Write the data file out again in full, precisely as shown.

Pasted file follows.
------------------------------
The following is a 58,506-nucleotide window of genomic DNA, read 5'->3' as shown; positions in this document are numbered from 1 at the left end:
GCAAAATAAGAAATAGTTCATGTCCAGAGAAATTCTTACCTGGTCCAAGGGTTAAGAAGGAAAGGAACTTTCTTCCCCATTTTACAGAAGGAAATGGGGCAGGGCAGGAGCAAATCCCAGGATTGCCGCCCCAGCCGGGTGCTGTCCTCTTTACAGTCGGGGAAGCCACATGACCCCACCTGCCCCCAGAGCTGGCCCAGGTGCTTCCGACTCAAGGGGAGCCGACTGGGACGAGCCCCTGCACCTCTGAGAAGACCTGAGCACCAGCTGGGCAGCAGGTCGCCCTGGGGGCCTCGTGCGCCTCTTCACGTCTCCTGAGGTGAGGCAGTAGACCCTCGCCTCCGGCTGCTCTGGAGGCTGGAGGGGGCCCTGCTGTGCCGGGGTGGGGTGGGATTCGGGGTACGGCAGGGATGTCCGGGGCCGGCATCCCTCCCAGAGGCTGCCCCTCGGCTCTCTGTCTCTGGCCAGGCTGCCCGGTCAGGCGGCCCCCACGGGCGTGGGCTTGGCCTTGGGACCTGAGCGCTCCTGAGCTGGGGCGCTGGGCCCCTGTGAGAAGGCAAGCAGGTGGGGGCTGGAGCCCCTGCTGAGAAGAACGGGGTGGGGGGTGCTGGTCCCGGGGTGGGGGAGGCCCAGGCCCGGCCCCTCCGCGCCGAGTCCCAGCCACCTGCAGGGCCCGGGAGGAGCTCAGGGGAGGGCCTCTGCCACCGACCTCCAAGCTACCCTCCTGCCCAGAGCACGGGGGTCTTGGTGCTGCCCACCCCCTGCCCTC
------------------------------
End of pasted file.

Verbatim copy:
The following is a 58,506-nucleotide window of genomic DNA, read 5'->3' as shown; positions in this document are numbered from 1 at the left end:
GCAAAATAAGAAATAGTTCATGTCCAGAGAAATTCTTACCTGGTCCAAGGGTTAAGAAGGAAAGGAACTTTCTTCCCCATTTTACAGAAGGAAATGGGGCAGGGCAGGAGCAAATCCCAGGATTGCCGCCCCAGCCGGGTGCTGTCCTCTTTACAGTCGGGGAAGCCACATGACCCCACCTGCCCCCAGAGCTGGCCCAGGTGCTTCCGACTCAAGGGGAGCCGACTGGGACGAGCCCCTGCACCTCTGAGAAGACCTGAGCACCAGCTGGGCAGCAGGTCGCCCTGGGGGCCTCGTGCGCCTCTTCACGTCTCCTGAGGTGAGGCAGTAGACCCTCGCCTCCGGCTGCTCTGGAGGCTGGAGGGGGCCCTGCTGTGCCGGGGTGGGGTGGGATTCGGGGTACGGCAGGGATGTCCGGGGCCGGCATCCCTCCCAGAGGCTGCCCCTCGGCTCTCTGTCTCTGGCCAGGCTGCCCGGTCAGGCGGCCCCCACGGGCGTGGGCTTGGCCTTGGGACCTGAGCGCTCCTGAGCTGGGGCGCTGGGCCCCTGTGAGAAGGCAAGCAGGTGGGGGCTGGAGCCCCTGCTGAGAAGAACGGGGTGGGGGGTGCTGGTCCCGGGGTGGGGGAGGCCCAGGCCCGGCCCCTCCGCGCCGAGTCCCAGCCACCTGCAGGGCCCGGGAGGAGCTCAGGGGAGGGCCTCTGCCACCGACCTCCAAGCTACCCTCCTGCCCAGAGCACGGGGGTCTTGGTGCTGCCCACCCCCTGCCCTC